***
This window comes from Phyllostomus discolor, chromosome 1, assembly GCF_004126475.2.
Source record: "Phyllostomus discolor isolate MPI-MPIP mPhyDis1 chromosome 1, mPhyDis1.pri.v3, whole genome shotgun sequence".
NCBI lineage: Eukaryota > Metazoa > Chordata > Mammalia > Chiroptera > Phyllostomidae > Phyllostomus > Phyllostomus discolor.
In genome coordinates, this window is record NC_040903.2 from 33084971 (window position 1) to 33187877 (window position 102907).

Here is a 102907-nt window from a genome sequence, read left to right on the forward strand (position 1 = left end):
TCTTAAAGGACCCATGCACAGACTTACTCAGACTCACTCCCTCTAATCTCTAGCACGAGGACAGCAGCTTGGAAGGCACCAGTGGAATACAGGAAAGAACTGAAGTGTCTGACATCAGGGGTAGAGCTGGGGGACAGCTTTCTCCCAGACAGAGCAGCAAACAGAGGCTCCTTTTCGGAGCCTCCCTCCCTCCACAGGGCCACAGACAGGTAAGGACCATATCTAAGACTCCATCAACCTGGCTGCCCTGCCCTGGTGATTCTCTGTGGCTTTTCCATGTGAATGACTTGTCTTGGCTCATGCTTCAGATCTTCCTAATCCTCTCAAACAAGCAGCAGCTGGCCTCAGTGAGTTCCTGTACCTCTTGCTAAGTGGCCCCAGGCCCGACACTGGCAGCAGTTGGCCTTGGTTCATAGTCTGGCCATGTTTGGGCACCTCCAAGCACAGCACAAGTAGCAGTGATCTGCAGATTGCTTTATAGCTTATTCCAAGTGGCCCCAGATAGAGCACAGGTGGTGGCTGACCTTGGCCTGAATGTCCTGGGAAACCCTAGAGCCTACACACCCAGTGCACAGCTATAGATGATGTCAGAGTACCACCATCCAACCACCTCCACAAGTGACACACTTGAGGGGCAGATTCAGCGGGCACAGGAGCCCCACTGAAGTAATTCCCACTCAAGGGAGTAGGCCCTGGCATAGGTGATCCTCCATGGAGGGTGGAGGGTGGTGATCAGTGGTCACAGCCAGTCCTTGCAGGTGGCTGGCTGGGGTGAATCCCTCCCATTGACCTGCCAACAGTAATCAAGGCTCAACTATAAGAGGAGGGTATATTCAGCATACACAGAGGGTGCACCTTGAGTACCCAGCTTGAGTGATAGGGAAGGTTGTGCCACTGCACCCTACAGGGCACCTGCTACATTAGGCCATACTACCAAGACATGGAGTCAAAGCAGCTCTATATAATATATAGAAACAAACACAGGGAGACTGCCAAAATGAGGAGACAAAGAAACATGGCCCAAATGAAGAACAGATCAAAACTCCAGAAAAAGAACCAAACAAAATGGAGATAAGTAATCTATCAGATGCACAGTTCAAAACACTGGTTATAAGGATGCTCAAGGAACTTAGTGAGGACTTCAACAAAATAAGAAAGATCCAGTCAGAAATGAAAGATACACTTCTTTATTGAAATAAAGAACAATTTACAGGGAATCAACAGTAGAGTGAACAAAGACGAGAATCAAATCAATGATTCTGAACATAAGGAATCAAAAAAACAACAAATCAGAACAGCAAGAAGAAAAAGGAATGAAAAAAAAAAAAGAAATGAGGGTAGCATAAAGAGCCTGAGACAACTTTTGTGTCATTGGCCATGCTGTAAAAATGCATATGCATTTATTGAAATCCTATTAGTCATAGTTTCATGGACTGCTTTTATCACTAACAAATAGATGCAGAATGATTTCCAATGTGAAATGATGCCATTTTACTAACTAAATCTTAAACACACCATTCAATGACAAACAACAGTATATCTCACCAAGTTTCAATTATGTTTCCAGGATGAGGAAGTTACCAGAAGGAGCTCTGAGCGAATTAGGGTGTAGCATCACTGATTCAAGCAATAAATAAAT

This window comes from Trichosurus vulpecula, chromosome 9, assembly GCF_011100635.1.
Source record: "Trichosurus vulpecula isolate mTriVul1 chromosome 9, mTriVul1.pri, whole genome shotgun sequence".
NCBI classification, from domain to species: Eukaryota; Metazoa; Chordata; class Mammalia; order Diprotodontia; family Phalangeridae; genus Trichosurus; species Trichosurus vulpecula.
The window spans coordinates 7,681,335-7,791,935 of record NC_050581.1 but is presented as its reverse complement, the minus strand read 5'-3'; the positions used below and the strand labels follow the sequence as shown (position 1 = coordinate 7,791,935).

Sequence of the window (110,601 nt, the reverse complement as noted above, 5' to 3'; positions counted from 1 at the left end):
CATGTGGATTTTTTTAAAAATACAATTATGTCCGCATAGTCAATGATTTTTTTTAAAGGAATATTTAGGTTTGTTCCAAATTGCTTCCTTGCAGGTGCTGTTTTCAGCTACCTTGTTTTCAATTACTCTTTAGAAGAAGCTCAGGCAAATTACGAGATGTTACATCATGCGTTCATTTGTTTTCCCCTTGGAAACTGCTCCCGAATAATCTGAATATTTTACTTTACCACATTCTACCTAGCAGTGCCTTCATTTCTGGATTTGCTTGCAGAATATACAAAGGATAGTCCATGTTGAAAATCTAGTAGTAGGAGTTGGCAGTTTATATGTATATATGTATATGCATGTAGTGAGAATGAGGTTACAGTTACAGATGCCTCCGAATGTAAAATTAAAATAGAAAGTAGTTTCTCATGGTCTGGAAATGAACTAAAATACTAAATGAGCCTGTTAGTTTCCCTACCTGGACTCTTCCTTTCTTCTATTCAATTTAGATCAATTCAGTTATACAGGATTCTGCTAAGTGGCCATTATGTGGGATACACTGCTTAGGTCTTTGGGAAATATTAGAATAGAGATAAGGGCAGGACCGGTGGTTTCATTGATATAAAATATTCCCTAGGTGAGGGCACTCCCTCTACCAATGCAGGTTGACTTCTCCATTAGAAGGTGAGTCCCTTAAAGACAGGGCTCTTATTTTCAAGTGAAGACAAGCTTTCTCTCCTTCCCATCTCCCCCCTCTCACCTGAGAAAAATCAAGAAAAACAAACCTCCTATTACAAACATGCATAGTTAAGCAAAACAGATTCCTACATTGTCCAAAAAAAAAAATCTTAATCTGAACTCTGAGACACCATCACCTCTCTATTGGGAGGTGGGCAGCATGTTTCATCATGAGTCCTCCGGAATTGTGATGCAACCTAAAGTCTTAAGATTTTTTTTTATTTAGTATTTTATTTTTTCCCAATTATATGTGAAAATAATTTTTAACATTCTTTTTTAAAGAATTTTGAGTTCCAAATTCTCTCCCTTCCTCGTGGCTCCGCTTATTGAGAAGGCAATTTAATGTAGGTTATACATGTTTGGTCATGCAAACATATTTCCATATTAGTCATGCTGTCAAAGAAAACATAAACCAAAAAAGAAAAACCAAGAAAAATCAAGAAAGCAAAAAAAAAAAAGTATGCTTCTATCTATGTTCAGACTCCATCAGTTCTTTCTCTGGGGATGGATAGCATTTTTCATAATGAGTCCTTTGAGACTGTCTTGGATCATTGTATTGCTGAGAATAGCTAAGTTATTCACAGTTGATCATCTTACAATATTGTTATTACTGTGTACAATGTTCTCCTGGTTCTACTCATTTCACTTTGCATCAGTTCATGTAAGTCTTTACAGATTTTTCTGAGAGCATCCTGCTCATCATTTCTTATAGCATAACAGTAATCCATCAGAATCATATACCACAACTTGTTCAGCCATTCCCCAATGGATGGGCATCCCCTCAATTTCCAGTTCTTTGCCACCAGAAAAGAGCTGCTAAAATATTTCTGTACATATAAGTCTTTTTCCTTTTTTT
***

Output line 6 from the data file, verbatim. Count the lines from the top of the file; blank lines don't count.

TCTTAAAGGACCCATGCACAGACTTACTCAGACTCACTCCCTCTAATCTCTAGCACGAGGACAGCAGCTTGGAAGGCACCAGTGGAATACAGGAAAGAACTGAAGTGTCTGACATCAGGGGTAGAGCTGGGGGACAGCTTTCTCCCAGACAGAGCAGCAAACAGAGGCTCCTTTTCGGAGCCTCCCTCCCTCCACAGGGCCACAGACAGGTAAGGACCATATCTAAGACTCCATCAACCTGGCTGCCCTGCCCTGGTGATTCTCTGTGGCTTTTCCATGTGAATGACTTGTCTTGGCTCATGCTTCAGATCTTCCTAATCCTCTCAAACAAGCAGCAGCTGGCCTCAGTGAGTTCCTGTACCTCTTGCTAAGTGGCCCCAGGCCCGACACTGGCAGCAGTTGGCCTTGGTTCATAGTCTGGCCATGTTTGGGCACCTCCAAGCACAGCACAAGTAGCAGTGATCTGCAGATTGCTTTATAGCTTATTCCAAGTGGCCCCAGATAGAGCACAGGTGGTGGCTGACCTTGGCCTGAATGTCCTGGGAAACCCTAGAGCCTACACACCCAGTGCACAGCTATAGATGATGTCAGAGTACCACCATCCAACCACCTCCACAAGTGACACACTTGAGGGGCAGATTCAGCGGGCACAGGAGCCCCACTGAAGTAATTCCCACTCAAGGGAGTAGGCCCTGGCATAGGTGATCCTCCATGGAGGGTGGAGGGTGGTGATCAGTGGTCACAGCCAGTCCTTGCAGGTGGCTGGCTGGGGTGAATCCCTCCCATTGACCTGCCAACAGTAATCAAGGCTCAACTATAAGAGGAGGGTATATTCAGCATACACAGAGGGTGCACCTTGAGTACCCAGCTTGAGTGATAGGGAAGGTTGTGCCACTGCACCCTACAGGGCACCTGCTACATTAGGCCATACTACCAAGACATGGAGTCAAAGCAGCTCTATATAATATATAGAAACAAACACAGGGAGACTGCCAAAATGAGGAGACAAAGAAACATGGCCCAAATGAAGAACAGATCAAAACTCCAGAAAAAGAACCAAACAAAATGGAGATAAGTAATCTATCAGATGCACAGTTCAAAACACTGGTTATAAGGATGCTCAAGGAACTTAGTGAGGACTTCAACAAAATAAGAAAGATCCAGTCAGAAATGAAAGATACACTTCTTTATTGAAATAAAGAACAATTTACAGGGAATCAACAGTAGAGTGAACAAAGACGAGAATCAAATCAATGATTCTGAACATAAGGAATCAAAAAAACAACAAATCAGAACAGCAAGAAGAAAAAGGAATGAAAAAAAAAAAAGAAATGAGGGTAGCATAAAGAGCCTGAGACAACTTTTGTGTCATTGGCCATGCTGTAAAAATGCATATGCATTTATTGAAATCCTATTAGTCATAGTTTCATGGACTGCTTTTATCACTAACAAATAGATGCAGAATGATTTCCAATGTGAAATGATGCCATTTTACTAACTAAATCTTAAACACACCATTCAATGACAAACAACAGTATATCTCACCAAGTTTCAATTATGTTTCCAGGATGAGGAAGTTACCAGAAGGAGCTCTGAGCGAATTAGGGTGTAGCATCACTGATTCAAGCAATAAATAAAT